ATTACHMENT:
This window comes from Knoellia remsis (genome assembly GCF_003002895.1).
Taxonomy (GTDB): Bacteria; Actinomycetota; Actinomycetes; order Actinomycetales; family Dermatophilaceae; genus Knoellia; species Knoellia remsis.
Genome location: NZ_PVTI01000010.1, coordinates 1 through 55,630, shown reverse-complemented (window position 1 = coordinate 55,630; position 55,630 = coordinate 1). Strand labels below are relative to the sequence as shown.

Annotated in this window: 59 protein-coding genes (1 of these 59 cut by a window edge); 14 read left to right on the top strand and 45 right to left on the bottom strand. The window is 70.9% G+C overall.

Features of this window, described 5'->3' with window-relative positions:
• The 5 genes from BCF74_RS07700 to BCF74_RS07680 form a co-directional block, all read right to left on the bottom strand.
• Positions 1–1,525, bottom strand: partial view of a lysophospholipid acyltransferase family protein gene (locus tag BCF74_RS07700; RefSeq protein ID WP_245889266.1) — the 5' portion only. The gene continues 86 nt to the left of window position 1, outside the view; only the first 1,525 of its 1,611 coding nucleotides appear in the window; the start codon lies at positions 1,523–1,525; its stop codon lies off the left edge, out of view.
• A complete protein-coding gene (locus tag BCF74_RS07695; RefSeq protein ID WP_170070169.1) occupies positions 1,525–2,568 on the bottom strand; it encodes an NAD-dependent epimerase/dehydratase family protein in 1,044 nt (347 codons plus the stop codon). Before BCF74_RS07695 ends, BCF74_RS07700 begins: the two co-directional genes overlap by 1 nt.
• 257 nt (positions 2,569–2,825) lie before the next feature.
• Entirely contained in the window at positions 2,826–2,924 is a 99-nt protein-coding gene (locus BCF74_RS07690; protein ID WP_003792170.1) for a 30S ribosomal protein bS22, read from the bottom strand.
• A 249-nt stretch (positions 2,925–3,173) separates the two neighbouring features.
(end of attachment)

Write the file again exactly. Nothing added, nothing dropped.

This window comes from Knoellia remsis (genome assembly GCF_003002895.1).
Taxonomy (GTDB): Bacteria; Actinomycetota; Actinomycetes; order Actinomycetales; family Dermatophilaceae; genus Knoellia; species Knoellia remsis.
Genome location: NZ_PVTI01000010.1, coordinates 1 through 55,630, shown reverse-complemented (window position 1 = coordinate 55,630; position 55,630 = coordinate 1). Strand labels below are relative to the sequence as shown.

Annotated in this window: 59 protein-coding genes (1 of these 59 cut by a window edge); 14 read left to right on the top strand and 45 right to left on the bottom strand. The window is 70.9% G+C overall.

Features of this window, described 5'->3' with window-relative positions:
• The 5 genes from BCF74_RS07700 to BCF74_RS07680 form a co-directional block, all read right to left on the bottom strand.
• Positions 1–1,525, bottom strand: partial view of a lysophospholipid acyltransferase family protein gene (locus tag BCF74_RS07700; RefSeq protein ID WP_245889266.1) — the 5' portion only. The gene continues 86 nt to the left of window position 1, outside the view; only the first 1,525 of its 1,611 coding nucleotides appear in the window; the start codon lies at positions 1,523–1,525; its stop codon lies off the left edge, out of view.
• A complete protein-coding gene (locus tag BCF74_RS07695; RefSeq protein ID WP_170070169.1) occupies positions 1,525–2,568 on the bottom strand; it encodes an NAD-dependent epimerase/dehydratase family protein in 1,044 nt (347 codons plus the stop codon). Before BCF74_RS07695 ends, BCF74_RS07700 begins: the two co-directional genes overlap by 1 nt.
• 257 nt (positions 2,569–2,825) lie before the next feature.
• Entirely contained in the window at positions 2,826–2,924 is a 99-nt protein-coding gene (locus BCF74_RS07690; protein ID WP_003792170.1) for a 30S ribosomal protein bS22, read from the bottom strand.
• A 249-nt stretch (positions 2,925–3,173) separates the two neighbouring features.